Nuclear winter for Britain as power plants close. Hinkley Point is last man standing as other power stations are scrapped. How will we keep the lights on without them? Hitachi president Hiroaki Nakanishi had a grand dream when the Japanese giant paid £696 million for the right to build two nuclear power stations in the UK. “Today starts our 100-year commitment to the UK and its vision to achieve a long-term, secure, low- carbon and affordable energy supply,” declared Nakanishi in 2012, as he signed a deal to buy the Horizon nuclear project from Germany’s RWE and Eon. Nakanishi’s plan was to use the UK as a shop window for its reactors, installing them at Wylfa on Anglesey in north Wales and Oldbury-on-Severn in south Gloucestershire. Wylfa would provide enough power to supply the whole of Wales. Together, the two sites could power about 10 million homes. Last week, that bold vision lay in tatters as Hitachi pulled down the shutters on Horizon, which it will wind up by the end of March. It has cancelled its application for a development consent order — a formal process needed to secure planning permission — for the £20 billion Wylfa Newydd plant, despite having spent £2 billion exploring every aspect of the project, from the rock strata on the island to the location of Roman ruins. British Gas parent Centrica scrapped plans to invest in new nuclear power in 2013 and for the past few years has been trying to sell its 20 per cent stake in the existing fleet of British Energy plants. Russian and Canadian operators have also abandoned attempts to build reactors in this country. Another planned EDF plant, at Sizewell in Suffolk, has been given encouragement by the government, but EDF faces years of negotiations with ministers over the financial structure of a deal. CGN hopes to install its home-grown reactor, the Hualong One, at Bradwell-on-Sea in Essex, but must overcome opposition from Tory MPs and the United States. The biggest obstacles to nuclear have always been cost and risk. The retreat of Hitachi and Toshiba showed that only governments dare take the risk of building nuclear stations — particularly when they are the first of a new design. Theresa May’s government eventually offered to take a third of the equity in Horizon alongside the Japanese government and Hitachi. Boris Johnson’s administration is exploring a new financial model, the regulated asset base, where investors could earn a return during construction. All that was too late for Horizon, led by Duncan Hawthorne. In a letter to the unions that had begged Hitachi to grant the project a reprieve, executive Toshikazu Nishino said that it had not received adequate backing from government.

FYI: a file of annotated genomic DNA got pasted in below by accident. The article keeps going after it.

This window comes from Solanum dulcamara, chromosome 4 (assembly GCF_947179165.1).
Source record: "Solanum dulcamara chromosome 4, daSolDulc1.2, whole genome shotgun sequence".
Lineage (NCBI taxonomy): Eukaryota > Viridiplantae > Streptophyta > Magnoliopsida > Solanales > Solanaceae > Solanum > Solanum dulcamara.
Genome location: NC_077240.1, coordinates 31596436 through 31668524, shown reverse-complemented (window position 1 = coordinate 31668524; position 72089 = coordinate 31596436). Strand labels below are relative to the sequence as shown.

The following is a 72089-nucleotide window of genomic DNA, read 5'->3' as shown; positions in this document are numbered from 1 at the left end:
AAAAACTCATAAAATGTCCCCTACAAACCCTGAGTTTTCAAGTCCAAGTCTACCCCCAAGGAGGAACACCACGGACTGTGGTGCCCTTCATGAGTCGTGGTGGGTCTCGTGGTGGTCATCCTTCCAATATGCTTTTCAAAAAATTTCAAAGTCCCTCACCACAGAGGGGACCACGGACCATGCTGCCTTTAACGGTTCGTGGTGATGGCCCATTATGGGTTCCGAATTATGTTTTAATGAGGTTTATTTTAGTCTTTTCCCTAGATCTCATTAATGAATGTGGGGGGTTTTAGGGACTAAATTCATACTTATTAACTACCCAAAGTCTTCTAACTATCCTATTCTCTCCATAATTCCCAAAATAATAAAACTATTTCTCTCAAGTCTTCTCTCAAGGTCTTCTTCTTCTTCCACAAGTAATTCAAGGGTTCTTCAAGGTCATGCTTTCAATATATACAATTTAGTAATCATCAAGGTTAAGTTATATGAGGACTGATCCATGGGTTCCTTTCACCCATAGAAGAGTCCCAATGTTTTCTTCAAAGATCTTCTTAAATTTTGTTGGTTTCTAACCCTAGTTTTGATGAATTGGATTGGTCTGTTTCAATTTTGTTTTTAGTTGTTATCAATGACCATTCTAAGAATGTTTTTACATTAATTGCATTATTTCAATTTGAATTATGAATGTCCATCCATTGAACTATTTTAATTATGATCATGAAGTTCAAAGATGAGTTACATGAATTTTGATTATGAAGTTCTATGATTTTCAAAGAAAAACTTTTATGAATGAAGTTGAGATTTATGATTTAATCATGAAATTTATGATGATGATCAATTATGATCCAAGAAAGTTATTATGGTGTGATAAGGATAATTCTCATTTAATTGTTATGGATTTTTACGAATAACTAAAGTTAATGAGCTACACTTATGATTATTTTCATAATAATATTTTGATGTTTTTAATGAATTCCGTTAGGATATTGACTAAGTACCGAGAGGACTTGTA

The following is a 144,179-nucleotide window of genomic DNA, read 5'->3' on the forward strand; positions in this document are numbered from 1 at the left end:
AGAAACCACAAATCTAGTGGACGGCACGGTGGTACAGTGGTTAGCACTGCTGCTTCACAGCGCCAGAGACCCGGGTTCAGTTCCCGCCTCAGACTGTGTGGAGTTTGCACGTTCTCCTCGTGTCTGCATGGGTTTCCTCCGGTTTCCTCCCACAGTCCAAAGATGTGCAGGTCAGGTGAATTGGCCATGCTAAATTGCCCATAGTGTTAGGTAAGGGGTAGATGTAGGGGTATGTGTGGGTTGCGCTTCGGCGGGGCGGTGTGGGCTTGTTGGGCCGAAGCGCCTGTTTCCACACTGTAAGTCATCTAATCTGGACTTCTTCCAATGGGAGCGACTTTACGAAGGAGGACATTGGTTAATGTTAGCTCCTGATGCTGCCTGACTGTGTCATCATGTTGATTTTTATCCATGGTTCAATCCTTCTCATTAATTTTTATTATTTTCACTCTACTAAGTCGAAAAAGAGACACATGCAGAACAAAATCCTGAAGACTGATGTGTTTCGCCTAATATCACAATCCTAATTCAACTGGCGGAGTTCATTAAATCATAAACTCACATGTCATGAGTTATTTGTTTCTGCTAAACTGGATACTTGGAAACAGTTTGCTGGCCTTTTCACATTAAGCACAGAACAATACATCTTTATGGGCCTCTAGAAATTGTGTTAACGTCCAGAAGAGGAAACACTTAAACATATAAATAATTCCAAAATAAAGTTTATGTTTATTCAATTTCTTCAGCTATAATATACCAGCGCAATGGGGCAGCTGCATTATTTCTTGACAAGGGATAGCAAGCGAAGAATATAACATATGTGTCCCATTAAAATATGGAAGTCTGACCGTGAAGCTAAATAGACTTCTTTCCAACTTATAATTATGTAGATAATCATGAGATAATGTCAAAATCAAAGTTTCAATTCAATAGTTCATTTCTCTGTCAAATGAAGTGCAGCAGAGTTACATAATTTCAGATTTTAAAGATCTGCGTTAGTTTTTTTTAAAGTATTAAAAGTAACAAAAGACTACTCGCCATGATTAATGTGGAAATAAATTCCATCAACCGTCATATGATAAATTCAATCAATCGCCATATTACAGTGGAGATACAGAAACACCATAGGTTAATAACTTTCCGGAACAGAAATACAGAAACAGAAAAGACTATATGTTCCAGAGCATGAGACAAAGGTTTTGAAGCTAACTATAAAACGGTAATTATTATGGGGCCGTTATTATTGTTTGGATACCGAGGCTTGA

Times 31st Jan 2021 read more »